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the liberal democrat leader tim farron says the party will not enter a coalition with labour or the conservatives under "any circumstances whatsoever". we will not be entering into coalition or any deal whatsoever with labour or conservatives, under theresa may and jeremy corbyn, after this next general election. be absolutely clear — voting liberal democrat is not a proxy for anything else. voting liberal democrat is a vote against a hard brexit, a vote for the people to have the final say, not the politicians, and a vote for a decent, strong opposition. and the leader of ukip paul nuttall said the party wants to ban full—face veils worn by a minority of muslim women, claiming it's part of what he calls "an integration agenda". i don't believe that you can integrate fully and enjoy the fruits of british society if you can't see people's faces and, you know, look at some of the statistics. 58% of muslim women are economically inactive. 22% don't speak english
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to any great level. we need to ensure that these people are fully integrated into british society, and you can't do that if you are hidden behind a veil. a man's been killed by thieves who stole his car from outside his house. michael samwell and his wife were woken in the early hours of this morning by a noise and he went to investigate. shouting was heard outside the property, in chorlton—cum—hardy, and mr samwell was then found injured. he died in hospital a short time later. police believe the 35—year—old sustained his injuries after being run over by his own car. let's get more on this with our correspondent andy gill. a dreadful business. yes, and more than 12 hours after this happened, the street with the incident took place is still sealed off. forensic scenes of crimes officers still
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making a painstaking search of the street and the victim's house, which is about four down on the right—hand side. this happened at about three a.m., he was at home with his wife jessica. he went to investigate a noise and after some shouting at the back, he was discovered lying there with what turned out to be fatal injuries. it significant that police are appealing notjust are appealing not just for witnesses, but also to perpetrators and the criminal fraternity in manchester to search their consciences. he said this incident has crossed the line at whoever is responsible should not be allowed to get away with it. the man leading the enquiry is detective superintendent jonathan chadwick. we know that michael's home, which is in a nice residential area, at around three a.m., he was woken by a noise downstairs. he goes down to see what it is, leaving his wife upstairs. we're not exactly sure what happens next, but what we do know is that michael ends up outside his house,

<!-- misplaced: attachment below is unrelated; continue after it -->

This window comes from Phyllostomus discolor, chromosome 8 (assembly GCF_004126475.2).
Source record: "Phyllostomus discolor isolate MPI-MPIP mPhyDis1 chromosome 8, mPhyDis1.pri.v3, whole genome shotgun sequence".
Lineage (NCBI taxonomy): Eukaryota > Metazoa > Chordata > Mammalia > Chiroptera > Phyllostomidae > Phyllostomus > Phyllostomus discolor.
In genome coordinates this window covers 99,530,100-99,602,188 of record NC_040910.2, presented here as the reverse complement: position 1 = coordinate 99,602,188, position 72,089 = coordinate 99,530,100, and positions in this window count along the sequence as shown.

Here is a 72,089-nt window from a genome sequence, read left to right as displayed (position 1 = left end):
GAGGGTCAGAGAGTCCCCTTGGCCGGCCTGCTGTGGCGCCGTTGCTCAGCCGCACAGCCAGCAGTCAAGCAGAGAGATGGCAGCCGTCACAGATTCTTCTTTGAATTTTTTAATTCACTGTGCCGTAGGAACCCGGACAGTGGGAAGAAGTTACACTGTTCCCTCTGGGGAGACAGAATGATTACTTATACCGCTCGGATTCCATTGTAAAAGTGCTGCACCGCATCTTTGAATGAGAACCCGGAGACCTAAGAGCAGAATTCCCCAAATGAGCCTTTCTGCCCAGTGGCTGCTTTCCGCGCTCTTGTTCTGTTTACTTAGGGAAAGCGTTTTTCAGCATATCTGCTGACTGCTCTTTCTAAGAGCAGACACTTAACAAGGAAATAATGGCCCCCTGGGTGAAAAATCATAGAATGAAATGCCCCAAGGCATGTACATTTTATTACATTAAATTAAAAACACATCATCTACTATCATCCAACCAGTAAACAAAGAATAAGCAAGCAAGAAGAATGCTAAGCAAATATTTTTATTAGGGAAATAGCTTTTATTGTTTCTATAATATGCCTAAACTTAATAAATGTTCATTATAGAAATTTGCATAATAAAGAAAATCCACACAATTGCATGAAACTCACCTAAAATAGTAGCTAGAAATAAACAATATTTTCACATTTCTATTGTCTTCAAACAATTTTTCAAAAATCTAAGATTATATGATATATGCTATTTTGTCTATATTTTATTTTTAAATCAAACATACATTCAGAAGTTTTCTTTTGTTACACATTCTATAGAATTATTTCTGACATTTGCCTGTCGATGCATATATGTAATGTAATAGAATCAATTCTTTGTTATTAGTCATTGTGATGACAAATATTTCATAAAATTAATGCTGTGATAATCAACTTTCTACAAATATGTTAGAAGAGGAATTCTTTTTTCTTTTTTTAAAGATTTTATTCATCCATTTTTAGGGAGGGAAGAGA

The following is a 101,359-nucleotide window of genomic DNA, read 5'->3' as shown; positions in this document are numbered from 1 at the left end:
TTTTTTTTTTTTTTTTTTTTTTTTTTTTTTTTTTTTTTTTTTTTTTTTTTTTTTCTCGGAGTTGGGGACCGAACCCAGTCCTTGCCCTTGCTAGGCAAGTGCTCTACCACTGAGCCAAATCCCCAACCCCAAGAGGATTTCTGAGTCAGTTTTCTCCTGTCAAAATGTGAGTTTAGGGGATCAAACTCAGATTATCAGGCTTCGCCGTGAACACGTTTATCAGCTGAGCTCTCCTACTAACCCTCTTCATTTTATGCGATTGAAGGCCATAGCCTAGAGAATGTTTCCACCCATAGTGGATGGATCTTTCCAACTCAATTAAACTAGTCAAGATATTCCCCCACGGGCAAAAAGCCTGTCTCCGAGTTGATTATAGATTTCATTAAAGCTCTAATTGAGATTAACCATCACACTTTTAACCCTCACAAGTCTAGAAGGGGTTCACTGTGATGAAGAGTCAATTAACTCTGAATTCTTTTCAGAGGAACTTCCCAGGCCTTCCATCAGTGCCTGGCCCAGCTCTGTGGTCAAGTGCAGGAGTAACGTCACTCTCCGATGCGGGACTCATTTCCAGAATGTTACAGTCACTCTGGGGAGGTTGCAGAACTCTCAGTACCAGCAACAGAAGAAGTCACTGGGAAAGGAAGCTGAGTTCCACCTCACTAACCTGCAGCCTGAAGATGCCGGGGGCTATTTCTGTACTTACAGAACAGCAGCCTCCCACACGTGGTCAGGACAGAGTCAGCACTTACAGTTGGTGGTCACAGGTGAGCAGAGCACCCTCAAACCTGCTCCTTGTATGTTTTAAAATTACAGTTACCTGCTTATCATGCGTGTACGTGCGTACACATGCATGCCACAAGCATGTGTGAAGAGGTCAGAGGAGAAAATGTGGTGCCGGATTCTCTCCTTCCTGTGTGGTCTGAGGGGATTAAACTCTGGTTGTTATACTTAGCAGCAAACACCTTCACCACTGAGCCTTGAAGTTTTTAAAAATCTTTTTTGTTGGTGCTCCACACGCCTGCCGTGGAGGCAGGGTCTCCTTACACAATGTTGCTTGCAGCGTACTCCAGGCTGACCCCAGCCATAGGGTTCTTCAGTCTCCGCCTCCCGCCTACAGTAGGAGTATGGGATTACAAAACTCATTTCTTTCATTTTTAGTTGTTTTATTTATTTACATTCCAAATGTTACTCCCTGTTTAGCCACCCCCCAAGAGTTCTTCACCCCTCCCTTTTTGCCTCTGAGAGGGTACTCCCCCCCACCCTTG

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where there is a parking area and he is struck by his vehicle. we do not know how many times. he suffered multiple injuries and sadly died at 4am this morning. michael's car was stolen, a black audi 53. driven away from the scene erratically, it hits a kerb in the ladybarn area, only a couple of miles away, five or ten minutes drive. then it drives a short distance after that, really badly damaged, ultimately abandoned. the driver abandoned the vehicle. he had the officers say the car was driven badly damaged, and officers think it might have been driven on three wheels. they think that is
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something that might have stuck in people's remedies and they're asking them to come forward. the turnout so far in the french election is 69%, just down a little bit on the last one. security has been tight after a police officer was killed in paris a few days ago. we can speak now to our correspondent. nuala mcgovern is in nice. what is a general feeling where you are? i'm in the south of france, and not far from the scene of the terror attack in 2016. you mentioned the increased security. that is very visible here on the streets. soldiers patrol on the promenade and outside the polling stations. they brought in about 100 extra police for a little under 300 polling
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stations. the mid—tier, there has been a steady stream of people going into the polling stations. i went out to the most beautiful polling station i've ever seen. it is full of napoleonic artefacts and people casting their ballots. as they came out, they talked about feeling excited to vote. there is that sends around this presidential election. it's something that people feel very strongly about. and if you look at any of the media here in the country, they have a countdown clock in the country, waiting for that polling to close, so they can begin with the reporting of what has happened and which to candidates will remain out of the 11. it's something you can feel palpably in the ear. sunday evening here in the south of france, but replicated throughout the country. it's only the first round, that is the second